The Minister referred to the 1953 legislation. How many prosecutions have there recently been under that legislation? Although the wording in my new clause 43 is slightly wrong—it should refer to section 1(5) of the Dogs (Protection of Livestock) Act—it would give the Minister wide powers to exempt various areas from the legislation. I gather from an answer that I had today from the Ministry of Agriculture, Fisheries and Food that although the exemption has been possible since 1953 the section has never been used, so there does not seem any point in retaining it, unless the Minister intends to use it as a result of the new clause. The section is so imprecisely worded that it would be much better to drop it from the legislation, which would, I believe, strengthen the Government's proposals.

I regret that the Government are applying the provisions only to sheep-worrying and not to the worrying of all livestock, but, with my question about new clause 43, I support the Government's proposals.

Mr. John Farr (Harborough)

I thank the Minister for what he said. I am grateful to him for taking up my suggestion, and I thank him, too, for improving upon it.

I believe that the amendment will cause general satisfaction. I am glad to see from my hon. Friend's letter to me today that the legislation will apply to England, Wales and Scotland. There is a need for a change in the law. The matter was the subject of a Private Member's Bill that completed all its stages in this place. On behalf of those who sponsored that Bill, I thank my hon. Friend.

Mr. Peter Hardy (Rother Valley)

I support the view of my hon. Friend the Member for Stockport, North (Mr. Bennett). I believe that the scope of the proposal should be wider. For instance, a great deal of harm can be done if a field of heifers is chased by dogs. For the same reason as my hon. Friend, I would not dream of pressing my objection, but it should be expressed. We should demonstrate at an early stage in our consideration of the Bill on Report that we wish to be co-operative. I hope that the co-operation shown by my hon. Friend will be reflected in the Minister's decisions as we proceed with the other amendments, including several in my name.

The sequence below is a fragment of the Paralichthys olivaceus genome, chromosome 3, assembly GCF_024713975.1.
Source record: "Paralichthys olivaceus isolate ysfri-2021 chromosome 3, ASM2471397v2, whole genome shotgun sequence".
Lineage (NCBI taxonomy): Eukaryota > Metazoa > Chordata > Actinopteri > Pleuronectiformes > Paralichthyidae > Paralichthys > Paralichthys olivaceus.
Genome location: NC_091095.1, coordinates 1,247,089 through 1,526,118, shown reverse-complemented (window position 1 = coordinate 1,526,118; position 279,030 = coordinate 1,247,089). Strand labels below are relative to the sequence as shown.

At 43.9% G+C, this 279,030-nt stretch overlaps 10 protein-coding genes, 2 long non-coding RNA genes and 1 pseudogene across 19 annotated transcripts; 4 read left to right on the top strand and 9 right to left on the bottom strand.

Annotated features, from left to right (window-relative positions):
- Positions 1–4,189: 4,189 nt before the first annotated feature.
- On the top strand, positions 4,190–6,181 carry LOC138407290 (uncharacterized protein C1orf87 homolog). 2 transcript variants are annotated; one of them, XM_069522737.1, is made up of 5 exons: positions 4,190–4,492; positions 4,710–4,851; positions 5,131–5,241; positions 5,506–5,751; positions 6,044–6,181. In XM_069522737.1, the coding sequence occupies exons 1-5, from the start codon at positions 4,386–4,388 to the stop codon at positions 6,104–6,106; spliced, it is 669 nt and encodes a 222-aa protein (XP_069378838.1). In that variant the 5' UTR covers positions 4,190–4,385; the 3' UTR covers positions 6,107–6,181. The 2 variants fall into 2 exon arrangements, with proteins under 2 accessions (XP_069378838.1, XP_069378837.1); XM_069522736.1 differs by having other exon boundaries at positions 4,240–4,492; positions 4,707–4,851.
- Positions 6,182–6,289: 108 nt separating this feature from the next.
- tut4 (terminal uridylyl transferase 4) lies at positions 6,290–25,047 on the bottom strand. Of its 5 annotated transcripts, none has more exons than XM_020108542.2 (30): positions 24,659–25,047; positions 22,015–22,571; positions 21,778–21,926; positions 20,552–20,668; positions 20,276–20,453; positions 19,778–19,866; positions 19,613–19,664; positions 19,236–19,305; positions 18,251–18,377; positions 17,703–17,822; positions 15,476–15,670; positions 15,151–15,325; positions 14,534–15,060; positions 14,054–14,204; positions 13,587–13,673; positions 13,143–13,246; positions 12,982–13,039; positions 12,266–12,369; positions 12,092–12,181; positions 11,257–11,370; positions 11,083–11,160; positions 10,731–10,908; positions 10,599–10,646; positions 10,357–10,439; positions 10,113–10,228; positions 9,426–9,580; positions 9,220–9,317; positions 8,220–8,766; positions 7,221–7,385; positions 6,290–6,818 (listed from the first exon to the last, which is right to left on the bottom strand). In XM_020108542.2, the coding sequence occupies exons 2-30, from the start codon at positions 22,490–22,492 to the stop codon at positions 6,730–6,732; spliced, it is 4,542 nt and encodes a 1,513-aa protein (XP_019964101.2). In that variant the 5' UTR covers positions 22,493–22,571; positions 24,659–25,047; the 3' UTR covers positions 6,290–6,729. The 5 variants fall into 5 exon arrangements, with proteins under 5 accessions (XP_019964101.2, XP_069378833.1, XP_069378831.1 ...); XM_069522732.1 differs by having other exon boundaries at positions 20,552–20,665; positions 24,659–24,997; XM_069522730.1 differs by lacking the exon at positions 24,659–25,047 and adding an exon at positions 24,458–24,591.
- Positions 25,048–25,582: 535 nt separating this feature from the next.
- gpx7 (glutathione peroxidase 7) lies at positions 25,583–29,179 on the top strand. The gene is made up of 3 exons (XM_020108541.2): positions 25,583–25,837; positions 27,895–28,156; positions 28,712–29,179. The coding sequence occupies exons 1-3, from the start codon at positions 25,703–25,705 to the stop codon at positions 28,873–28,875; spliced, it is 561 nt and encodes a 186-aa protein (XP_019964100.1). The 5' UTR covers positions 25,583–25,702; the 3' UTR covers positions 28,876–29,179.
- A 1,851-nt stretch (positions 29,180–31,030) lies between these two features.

Mr. Colin Shepherd (Hereford)

I congratulate my hon. Friend on the way that he has taken on board the points raised in Committee on the important question of sheep-worrying. A number of interesting views were expressed, some of which looked fairly irreconcilable, but the new clause covers the points and appears to find considerable favour with the farming industry. It gives me great pleasure to see this enlightened step being taken.

Mr. Denis Howell (Birmingham, Small Heath)

I shall be brief, as we wish to make progress.

Hon. Members who heroically battled through 100 hours in Committee expected the Bill to start at 3.30 pm for us to have proper time to debate it, so it is appropriate that the first subject should be night shooting. My only regret is that we are not dealing with the night shooting of birds, which we discussed at length in Committee and about which on the Labour Benches we feel rather more strongly than we do about the matter pressed on the Government by the hon. Members for Harborough (Mr. Farr). However, we very much appreciate what the Government have done in regard to sheep-worrying. I hope that the House can resolve the matter speedily.

Question put and agreed to.

Clause read a Second time, and added to the Bill.